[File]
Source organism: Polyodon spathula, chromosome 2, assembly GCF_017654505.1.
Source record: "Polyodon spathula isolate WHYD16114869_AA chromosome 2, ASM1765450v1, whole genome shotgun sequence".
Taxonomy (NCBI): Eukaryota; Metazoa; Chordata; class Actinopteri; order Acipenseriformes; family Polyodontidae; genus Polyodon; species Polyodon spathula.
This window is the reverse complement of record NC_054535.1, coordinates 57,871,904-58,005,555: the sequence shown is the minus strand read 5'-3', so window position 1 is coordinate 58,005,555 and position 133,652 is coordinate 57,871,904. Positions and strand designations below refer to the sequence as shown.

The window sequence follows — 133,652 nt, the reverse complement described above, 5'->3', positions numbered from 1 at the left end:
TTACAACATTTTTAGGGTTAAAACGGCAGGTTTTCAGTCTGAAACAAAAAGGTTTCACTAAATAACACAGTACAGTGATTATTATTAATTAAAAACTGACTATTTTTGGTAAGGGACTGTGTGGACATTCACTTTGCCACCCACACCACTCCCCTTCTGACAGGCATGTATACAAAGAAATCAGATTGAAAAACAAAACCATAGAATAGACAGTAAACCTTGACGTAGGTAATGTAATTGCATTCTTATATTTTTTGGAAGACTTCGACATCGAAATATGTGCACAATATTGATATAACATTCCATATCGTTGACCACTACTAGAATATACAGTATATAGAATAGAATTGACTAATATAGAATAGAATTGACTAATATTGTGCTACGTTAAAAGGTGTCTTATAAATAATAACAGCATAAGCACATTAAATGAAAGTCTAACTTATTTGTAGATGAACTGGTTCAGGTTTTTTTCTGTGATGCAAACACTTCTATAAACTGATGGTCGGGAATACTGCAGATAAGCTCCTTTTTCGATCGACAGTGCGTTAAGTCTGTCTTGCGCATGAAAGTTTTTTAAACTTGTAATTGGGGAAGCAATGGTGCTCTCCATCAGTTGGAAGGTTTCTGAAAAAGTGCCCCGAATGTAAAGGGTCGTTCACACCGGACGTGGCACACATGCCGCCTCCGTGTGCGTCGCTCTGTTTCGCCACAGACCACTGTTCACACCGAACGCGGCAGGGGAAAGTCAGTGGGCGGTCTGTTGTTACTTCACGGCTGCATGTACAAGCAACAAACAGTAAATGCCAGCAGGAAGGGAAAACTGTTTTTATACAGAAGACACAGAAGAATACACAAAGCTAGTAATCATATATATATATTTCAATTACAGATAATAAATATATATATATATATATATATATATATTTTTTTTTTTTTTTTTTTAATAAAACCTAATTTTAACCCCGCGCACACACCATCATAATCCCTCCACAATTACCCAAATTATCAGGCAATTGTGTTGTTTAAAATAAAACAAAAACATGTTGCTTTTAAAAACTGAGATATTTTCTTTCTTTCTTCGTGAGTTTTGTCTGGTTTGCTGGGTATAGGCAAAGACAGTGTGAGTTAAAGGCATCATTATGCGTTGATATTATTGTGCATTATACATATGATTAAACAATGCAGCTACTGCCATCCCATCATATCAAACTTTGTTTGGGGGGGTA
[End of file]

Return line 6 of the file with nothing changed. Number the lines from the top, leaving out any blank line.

TTACAACATTTTTAGGGTTAAAACGGCAGGTTTTCAGTCTGAAACAAAAAGGTTTCACTAAATAACACAGTACAGTGATTATTATTAATTAAAAACTGACTATTTTTGGTAAGGGACTGTGTGGACATTCACTTTGCCACCCACACCACTCCCCTTCTGACAGGCATGTATACAAAGAAATCAGATTGAAAAACAAAACCATAGAATAGACAGTAAACCTTGACGTAGGTAATGTAATTGCATTCTTATATTTTTTGGAAGACTTCGACATCGAAATATGTGCACAATATTGATATAACATTCCATATCGTTGACCACTACTAGAATATACAGTATATAGAATAGAATTGACTAATATAGAATAGAATTGACTAATATTGTGCTACGTTAAAAGGTGTCTTATAAATAATAACAGCATAAGCACATTAAATGAAAGTCTAACTTATTTGTAGATGAACTGGTTCAGGTTTTTTTCTGTGATGCAAACACTTCTATAAACTGATGGTCGGGAATACTGCAGATAAGCTCCTTTTTCGATCGACAGTGCGTTAAGTCTGTCTTGCGCATGAAAGTTTTTTAAACTTGTAATTGGGGAAGCAATGGTGCTCTCCATCAGTTGGAAGGTTTCTGAAAAAGTGCCCCGAATGTAAAGGGTCGTTCACACCGGACGTGGCACACATGCCGCCTCCGTGTGCGTCGCTCTGTTTCGCCACAGACCACTGTTCACACCGAACGCGGCAGGGGAAAGTCAGTGGGCGGTCTGTTGTTACTTCACGGCTGCATGTACAAGCAACAAACAGTAAATGCCAGCAGGAAGGGAAAACTGTTTTTATACAGAAGACACAGAAGAATACACAAAGCTAGTAATCATATATATATATTTCAATTACAGATAATAAATATATATATATATATATATATATATATTTTTTTTTTTTTTTTTTTAATAAAACCTAATTTTAACCCCGCGCACACACCATCATAATCCCTCCACAATTACCCAAATTATCAGGCAATTGTGTTGTTTAAAATAAAACAAAAACATGTTGCTTTTAAAAACTGAGATATTTTCTTTCTTTCTTCGTGAGTTTTGTCTGGTTTGCTGGGTATAGGCAAAGACAGTGTGAGTTAAAGGCATCATTATGCGTTGATATTATTGTGCATTATACATATGATTAAACAATGCAGCTACTGCCATCCCATCATATCAAACTTTGTTTGGGGGGGTA